Some critics like Sanford Bernstein analyst Craig Moffett say that Verizon is toast. Moffett thinks Verizon will end up losing $6 billion when all is said and done, and that the cable companies will win the telecom wars.
I find myself more aligned with Om Malik in thinking that Verizon "at least has an offering that addresses the needs of the future broadband users." Except that I go a step further: Verizon has an answer that no one else seems to, and that puts it in a position to control a lot of data business.
On the Internet, data and files only get bigger. Consider not financials, but theoretical download speeds. Verizon is solidly ahead on what it could deliver with a potential of 400 mbps, whereas cable will top out under 200, and DSL and wireless aren't even in the picture. By investing now, Verizon is positioning itself as a natural service leader for consumers and businesses. For anyone else to catch up would require an equivalent network build-out, and the numbers for, say, AT&T's stay-slow strategy aren't that appealing:
[CEO Randall Stephenson] at AT&T should be having nightmares. [The international cable model standard] DOCSIS 3.0 real speed is 4 to 50 times as fast as any service AT&T will have for the better part of a decade. Their top tech people pointed out in 2003 that [AT&T's] U-Verse was a big gamble, because it is far behind what DOCSIS 3.0 will deliver. Randall saved $10 to $20 billing by not running fiber. AT&T's capex is 30 percent less than depreciation. Great for current earnings and cash flow, of course, and [former AT&T CEO Edward Whitacre] made $100 million or more in 2006 on his options and then retired.Verizon's willingness to invest for the future is the only strategy that makes sense, at least if they want a chance to dominate a market.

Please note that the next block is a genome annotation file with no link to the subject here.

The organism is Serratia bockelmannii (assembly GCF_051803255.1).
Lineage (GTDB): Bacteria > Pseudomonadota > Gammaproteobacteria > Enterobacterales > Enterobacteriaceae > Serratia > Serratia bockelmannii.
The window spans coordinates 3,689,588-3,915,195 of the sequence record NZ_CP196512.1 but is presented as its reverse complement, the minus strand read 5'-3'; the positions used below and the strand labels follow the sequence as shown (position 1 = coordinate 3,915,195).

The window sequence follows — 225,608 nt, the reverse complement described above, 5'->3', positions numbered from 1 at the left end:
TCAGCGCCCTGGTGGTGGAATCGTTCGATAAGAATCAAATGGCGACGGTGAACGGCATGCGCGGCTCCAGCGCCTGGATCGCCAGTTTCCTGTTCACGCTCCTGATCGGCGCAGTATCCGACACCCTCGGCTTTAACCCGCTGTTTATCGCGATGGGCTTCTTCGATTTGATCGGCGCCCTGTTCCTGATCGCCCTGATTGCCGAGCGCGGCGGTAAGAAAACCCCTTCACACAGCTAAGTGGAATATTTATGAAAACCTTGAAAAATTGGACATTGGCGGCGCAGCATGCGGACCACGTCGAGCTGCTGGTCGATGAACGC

Underinvestment is not good for AT&T customers or the nation; it's still unproven what serves shareholders in the long run.
Speeding taxi image courtesy Erik Sherman, all rights reserved.